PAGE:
A simple first aid kit - Basic supplies
Dog First Aid Kit
Dog First Aid Bag - Excellent resource
Emergency Dog Links
First Aid For Your Dog - Deals with first aid in emergency and non-emergency situations
First Aid Kit
First Aid Kit
First Aid Kit for Active Dogs
Pet First Aid Kit - This is a necessity for every pet owner's home.
What to Put In Your Canine First Aid kit
WALTHAM® First Aid Guide for Dogs - Situations that generally require veterinary attention. Print out and place in your First Aid Kit.
Caring for a sick or injured or sick dog
Signs of canine illness - How to tell if your dog is sick
Flower essences and the emotions they address - Bach Flower Essences & a whole lot more.
EXTREMELY poisonous mushrooms - The Amanita species
Poisons - Some common sustances toxic to dogs
Poisonous Mushroom - Destroying Angel, Death Angel
Watch for Household Poisons
What to do for a Poisoned Animal
What To Do For Pets In Emergencies
Emergency planning should include all members of the family, including pets. If your family must relocate to a shelter or other site, confine your pet (if appropriate) to a specific room in the house and provide plenty of food and water to sustain the animal while you are away. If possible, arrange for someone to board the animals, or locate a relative or friend who can check on its well-being on a regular basis. If you place a dog or cat in a kennel, make sure that the facility meets all requirements for long-term care and has an adequate disaster plan itself. Put together a basic disaster kit for your pets, in case you must leave your residence quickly.
Recommended items would include:
An airline-approved carrier for each dog, cat or other pets, with ID, photo, vaccination records, registrations, special needs list, sufficient medicines and a muzzle/leash.
An extra supply of pet food (for dogs a lower protein dog formula will produce less stool, a benefit when kept indoors).
Plenty of clean water.
Bowls (disposable containers if you must leave your residence), can opener, kitchen trash bags, bleach (disinfectant and water purification), blankets, towels, paper towels, and other waste disposal supplies.
Remember, your pet is part of your family!
Household Medications For Pets
Tips on how to give your dog a pill:
HERBALISM FOR PETS
By Brian Puterman
....Herbs and plants can be antimicrobial, anti-cancer or boost the immune system. Some plants can help strengthen the body and relax the mind. Herbs can be brewed into tonics and teas that have a variety of fortifying effects on the body as a whole. Herbs can be integrated into conventional medical treatments with the help of an enlightened veterinarian. Pet owners can educate themselves as much as possible about herbalism so that they know what particular herbs may be useful in treating the condition or illness their pet may be experiencing.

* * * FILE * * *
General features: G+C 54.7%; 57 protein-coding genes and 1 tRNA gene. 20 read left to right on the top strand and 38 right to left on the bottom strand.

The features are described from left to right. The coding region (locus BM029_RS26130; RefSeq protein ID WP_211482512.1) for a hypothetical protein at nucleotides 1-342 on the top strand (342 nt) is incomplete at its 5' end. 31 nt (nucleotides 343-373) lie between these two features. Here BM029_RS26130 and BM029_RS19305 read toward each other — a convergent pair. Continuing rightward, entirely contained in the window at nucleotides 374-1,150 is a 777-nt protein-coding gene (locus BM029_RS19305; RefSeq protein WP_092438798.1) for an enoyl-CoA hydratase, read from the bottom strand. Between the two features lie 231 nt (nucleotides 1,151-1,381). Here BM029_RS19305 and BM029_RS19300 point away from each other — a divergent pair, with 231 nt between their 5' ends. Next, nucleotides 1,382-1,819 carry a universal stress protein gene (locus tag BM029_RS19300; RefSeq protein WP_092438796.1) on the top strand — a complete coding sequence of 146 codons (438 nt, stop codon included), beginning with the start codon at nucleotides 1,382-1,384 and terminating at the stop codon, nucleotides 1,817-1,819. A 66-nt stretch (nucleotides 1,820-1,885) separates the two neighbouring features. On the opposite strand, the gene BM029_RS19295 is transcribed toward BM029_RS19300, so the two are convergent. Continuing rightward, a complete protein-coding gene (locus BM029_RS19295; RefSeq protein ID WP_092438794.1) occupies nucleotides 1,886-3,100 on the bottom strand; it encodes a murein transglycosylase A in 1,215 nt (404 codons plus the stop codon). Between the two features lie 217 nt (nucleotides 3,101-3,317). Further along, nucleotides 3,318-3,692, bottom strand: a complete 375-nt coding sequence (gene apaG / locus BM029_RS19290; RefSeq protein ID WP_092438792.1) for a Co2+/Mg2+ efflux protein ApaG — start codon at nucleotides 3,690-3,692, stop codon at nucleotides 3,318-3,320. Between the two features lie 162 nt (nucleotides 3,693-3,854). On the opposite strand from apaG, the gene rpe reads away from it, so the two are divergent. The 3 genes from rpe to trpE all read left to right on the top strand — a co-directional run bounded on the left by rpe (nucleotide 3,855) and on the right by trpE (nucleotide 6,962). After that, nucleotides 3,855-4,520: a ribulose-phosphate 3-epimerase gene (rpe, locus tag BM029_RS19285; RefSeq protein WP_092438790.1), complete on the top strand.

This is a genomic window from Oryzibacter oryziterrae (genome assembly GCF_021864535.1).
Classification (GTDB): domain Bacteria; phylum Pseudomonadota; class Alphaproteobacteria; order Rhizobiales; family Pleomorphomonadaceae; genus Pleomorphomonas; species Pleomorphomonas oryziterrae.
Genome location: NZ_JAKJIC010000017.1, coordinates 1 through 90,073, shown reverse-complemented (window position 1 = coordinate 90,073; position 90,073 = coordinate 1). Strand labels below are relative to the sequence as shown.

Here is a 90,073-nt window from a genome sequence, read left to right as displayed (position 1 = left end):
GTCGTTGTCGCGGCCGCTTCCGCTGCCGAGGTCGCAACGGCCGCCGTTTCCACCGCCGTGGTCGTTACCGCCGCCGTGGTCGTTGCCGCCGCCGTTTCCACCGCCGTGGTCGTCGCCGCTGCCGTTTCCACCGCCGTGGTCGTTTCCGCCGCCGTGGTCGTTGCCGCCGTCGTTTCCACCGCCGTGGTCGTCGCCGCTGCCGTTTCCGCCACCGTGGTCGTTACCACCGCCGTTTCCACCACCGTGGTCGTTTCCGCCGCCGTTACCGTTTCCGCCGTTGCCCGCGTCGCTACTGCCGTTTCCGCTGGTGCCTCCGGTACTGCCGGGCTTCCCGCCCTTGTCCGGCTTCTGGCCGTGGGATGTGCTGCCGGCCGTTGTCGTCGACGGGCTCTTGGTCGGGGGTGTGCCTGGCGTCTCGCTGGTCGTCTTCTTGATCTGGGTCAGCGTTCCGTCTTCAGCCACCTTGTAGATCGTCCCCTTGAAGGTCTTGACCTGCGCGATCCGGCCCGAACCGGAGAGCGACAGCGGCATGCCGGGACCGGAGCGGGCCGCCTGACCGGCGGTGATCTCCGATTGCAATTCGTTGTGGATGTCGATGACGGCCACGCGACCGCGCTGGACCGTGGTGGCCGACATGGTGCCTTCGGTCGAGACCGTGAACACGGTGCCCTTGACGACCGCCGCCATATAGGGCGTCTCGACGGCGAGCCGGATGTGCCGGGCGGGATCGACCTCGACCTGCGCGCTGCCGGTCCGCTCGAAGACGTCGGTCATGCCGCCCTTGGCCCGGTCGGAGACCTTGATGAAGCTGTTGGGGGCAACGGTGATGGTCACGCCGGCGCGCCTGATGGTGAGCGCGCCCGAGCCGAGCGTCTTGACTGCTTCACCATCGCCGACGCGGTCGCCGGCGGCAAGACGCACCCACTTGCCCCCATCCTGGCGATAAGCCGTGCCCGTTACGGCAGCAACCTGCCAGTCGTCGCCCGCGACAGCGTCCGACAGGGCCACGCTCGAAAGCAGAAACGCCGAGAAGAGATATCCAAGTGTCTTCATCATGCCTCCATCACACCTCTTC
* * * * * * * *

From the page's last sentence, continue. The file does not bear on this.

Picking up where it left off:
A BRIEF SELECTION OF HERB REMEDIES AND PLANT EXTRACTS
Aloe vera: A valuable soothing agent for burns, rashes and stings for both you and your pets. It can be taken for constipation or stopping chronic diarrhea.
Apple cider vinegar: Enhances bowel function. Its also good for chronic yeast infection of the ear.
Astragalus: A Chinese herb that is effective in supporting the immune system and as an anti-cancer agent.
Burdock root: Used for alkalizing and soothing the stomach and intestines.
Calendula: Good for speeding up the healing of cuts, abrasions and burns.
Caraway: Aids in digestion and helps stop flatulence.
Carrot: Good for the intestines -- its high in potassium and great for arthritis, heart disease and low salt diets.
Celery seed: Has an alkalizing effect on the stomach, is soothing to the intestines, increases appetite and prevents flatulence.
Chamomile: A great calming agent for irritable or anxious pets. Its also effective in helping both you and your pet sleep.
Echinacea: Promotes healing of cuts and skin irritations. It also boosts the immune system.
Ephedra: Great for breathing problems like bronchitis and asthma. It also has a stimulant effect that should be considered when using it.
Eyebright: It can be used as eyewash to soothe red and irritated eyes.
Garlic: A natural antibiotic, antibacterial and antioxidant that also helps digestion. Its also believed to boost liver function and prevent heart disease, cancer and other degenerative diseases.
Ginseng: An appetite stimulant.
Goldenseal: Helps fight infection both topically and orally. In diabetic pets it enhances their insulin.
Kelp: It supports thyroid function, which controls metabolism.
Milk thistle: Great for liver disease. It also contains flavonoids, which are believed to capture free radicals making it potentially an anti-aging agent.